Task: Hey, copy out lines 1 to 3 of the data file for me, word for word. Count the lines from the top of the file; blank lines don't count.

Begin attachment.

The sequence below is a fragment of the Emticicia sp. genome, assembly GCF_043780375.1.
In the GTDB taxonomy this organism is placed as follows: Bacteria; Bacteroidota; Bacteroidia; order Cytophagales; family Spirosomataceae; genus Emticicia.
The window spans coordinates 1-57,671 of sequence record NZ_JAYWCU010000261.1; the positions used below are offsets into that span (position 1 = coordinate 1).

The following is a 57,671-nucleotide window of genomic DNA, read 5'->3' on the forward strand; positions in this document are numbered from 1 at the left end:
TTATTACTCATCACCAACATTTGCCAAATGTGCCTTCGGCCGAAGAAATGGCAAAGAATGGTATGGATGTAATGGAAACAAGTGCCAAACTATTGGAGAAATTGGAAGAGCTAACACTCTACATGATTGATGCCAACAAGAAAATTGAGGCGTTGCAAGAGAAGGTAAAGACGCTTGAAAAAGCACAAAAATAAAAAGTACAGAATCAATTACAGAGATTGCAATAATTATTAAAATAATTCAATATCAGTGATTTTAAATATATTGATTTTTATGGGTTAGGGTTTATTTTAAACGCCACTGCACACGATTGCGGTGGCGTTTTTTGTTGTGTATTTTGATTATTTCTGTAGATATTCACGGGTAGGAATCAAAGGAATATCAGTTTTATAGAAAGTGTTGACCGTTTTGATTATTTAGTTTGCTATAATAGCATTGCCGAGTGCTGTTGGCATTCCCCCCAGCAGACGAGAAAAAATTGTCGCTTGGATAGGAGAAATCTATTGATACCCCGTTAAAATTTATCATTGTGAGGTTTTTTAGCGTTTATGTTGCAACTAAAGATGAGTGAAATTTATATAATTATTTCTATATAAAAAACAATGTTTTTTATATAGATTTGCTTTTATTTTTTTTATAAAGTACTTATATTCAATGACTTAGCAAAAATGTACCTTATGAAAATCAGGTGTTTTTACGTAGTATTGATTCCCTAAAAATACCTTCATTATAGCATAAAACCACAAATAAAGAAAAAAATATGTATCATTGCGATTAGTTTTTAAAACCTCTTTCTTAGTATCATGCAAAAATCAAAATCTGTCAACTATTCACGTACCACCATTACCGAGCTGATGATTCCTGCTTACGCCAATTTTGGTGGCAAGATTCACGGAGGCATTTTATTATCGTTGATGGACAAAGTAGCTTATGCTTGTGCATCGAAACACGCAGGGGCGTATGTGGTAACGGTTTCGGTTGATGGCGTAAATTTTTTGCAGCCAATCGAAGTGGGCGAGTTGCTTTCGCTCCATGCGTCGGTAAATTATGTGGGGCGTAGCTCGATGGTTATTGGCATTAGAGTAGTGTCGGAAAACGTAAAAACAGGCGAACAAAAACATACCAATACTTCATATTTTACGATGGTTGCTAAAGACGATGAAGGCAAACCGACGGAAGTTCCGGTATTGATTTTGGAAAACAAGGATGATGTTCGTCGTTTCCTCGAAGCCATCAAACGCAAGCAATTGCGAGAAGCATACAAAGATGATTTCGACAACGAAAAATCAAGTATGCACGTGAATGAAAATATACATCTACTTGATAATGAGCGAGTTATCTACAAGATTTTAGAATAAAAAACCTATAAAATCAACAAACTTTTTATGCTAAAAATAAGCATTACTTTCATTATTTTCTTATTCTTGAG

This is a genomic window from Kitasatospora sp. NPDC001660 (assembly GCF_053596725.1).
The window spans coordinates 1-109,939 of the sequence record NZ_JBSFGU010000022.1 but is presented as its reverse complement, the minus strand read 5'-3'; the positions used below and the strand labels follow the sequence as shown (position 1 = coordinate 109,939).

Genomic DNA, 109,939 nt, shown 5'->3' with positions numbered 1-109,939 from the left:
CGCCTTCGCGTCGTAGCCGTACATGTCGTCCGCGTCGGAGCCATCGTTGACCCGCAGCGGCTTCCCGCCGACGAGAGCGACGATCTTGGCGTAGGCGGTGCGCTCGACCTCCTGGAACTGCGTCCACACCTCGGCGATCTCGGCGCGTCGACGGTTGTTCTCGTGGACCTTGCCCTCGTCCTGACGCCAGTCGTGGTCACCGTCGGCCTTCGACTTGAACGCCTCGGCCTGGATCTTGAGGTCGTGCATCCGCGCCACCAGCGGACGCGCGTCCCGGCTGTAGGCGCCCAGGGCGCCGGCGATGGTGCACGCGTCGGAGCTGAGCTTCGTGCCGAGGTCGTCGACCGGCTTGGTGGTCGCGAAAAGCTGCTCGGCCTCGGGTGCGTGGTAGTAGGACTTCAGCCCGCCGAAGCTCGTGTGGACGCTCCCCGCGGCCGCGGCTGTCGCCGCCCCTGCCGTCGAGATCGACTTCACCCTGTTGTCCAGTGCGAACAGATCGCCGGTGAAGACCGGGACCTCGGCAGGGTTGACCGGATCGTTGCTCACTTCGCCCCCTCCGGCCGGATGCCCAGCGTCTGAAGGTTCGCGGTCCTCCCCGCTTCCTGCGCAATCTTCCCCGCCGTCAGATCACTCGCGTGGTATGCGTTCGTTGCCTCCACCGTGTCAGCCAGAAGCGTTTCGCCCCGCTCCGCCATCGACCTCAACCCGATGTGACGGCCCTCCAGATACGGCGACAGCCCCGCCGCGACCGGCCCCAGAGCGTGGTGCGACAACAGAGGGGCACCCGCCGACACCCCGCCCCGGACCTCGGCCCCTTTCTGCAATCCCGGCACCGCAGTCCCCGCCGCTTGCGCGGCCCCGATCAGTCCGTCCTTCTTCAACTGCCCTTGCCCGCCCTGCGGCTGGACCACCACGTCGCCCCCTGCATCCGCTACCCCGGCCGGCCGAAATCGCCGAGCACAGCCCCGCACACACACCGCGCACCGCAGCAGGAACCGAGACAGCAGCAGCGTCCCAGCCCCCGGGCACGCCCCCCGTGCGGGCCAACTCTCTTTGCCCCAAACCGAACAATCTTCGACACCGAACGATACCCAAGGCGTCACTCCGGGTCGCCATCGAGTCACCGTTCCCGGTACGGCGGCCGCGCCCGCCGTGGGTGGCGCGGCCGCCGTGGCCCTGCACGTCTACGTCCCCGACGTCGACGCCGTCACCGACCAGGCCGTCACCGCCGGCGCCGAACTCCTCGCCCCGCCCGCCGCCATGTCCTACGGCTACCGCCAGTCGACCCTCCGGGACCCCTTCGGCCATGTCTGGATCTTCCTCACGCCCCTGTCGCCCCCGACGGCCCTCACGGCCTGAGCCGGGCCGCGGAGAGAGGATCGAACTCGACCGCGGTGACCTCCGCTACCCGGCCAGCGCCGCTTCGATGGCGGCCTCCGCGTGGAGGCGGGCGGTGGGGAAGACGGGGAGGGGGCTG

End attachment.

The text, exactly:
The sequence below is a fragment of the Emticicia sp. genome, assembly GCF_043780375.1.
In the GTDB taxonomy this organism is placed as follows: Bacteria; Bacteroidota; Bacteroidia; order Cytophagales; family Spirosomataceae; genus Emticicia.
The window spans coordinates 1-57,671 of sequence record NZ_JAYWCU010000261.1; the positions used below are offsets into that span (position 1 = coordinate 1).